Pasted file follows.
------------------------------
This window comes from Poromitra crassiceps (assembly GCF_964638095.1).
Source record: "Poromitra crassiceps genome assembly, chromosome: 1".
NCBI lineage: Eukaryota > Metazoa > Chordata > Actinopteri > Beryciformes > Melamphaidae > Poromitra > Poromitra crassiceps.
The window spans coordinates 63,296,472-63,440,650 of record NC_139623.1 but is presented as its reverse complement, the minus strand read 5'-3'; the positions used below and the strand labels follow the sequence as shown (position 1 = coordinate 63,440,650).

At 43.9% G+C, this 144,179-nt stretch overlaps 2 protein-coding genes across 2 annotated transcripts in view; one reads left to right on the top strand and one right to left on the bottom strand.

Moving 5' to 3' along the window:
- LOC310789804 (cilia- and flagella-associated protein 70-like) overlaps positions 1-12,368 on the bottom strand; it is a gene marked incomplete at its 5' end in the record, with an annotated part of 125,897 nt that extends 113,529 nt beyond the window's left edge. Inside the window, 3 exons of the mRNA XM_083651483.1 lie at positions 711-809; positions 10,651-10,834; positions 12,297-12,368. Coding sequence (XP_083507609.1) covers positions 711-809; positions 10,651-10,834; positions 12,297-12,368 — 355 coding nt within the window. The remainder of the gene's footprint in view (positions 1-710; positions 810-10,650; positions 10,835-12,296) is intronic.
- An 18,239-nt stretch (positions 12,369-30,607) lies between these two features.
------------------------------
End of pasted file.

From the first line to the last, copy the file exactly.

This window comes from Poromitra crassiceps (assembly GCF_964638095.1).
Source record: "Poromitra crassiceps genome assembly, chromosome: 1".
NCBI lineage: Eukaryota > Metazoa > Chordata > Actinopteri > Beryciformes > Melamphaidae > Poromitra > Poromitra crassiceps.
The window spans coordinates 63,296,472-63,440,650 of record NC_139623.1 but is presented as its reverse complement, the minus strand read 5'-3'; the positions used below and the strand labels follow the sequence as shown (position 1 = coordinate 63,440,650).

At 43.9% G+C, this 144,179-nt stretch overlaps 2 protein-coding genes across 2 annotated transcripts in view; one reads left to right on the top strand and one right to left on the bottom strand.

Moving 5' to 3' along the window:
- LOC310789804 (cilia- and flagella-associated protein 70-like) overlaps positions 1-12,368 on the bottom strand; it is a gene marked incomplete at its 5' end in the record, with an annotated part of 125,897 nt that extends 113,529 nt beyond the window's left edge. Inside the window, 3 exons of the mRNA XM_083651483.1 lie at positions 711-809; positions 10,651-10,834; positions 12,297-12,368. Coding sequence (XP_083507609.1) covers positions 711-809; positions 10,651-10,834; positions 12,297-12,368 — 355 coding nt within the window. The remainder of the gene's footprint in view (positions 1-710; positions 810-10,650; positions 10,835-12,296) is intronic.
- An 18,239-nt stretch (positions 12,369-30,607) lies between these two features.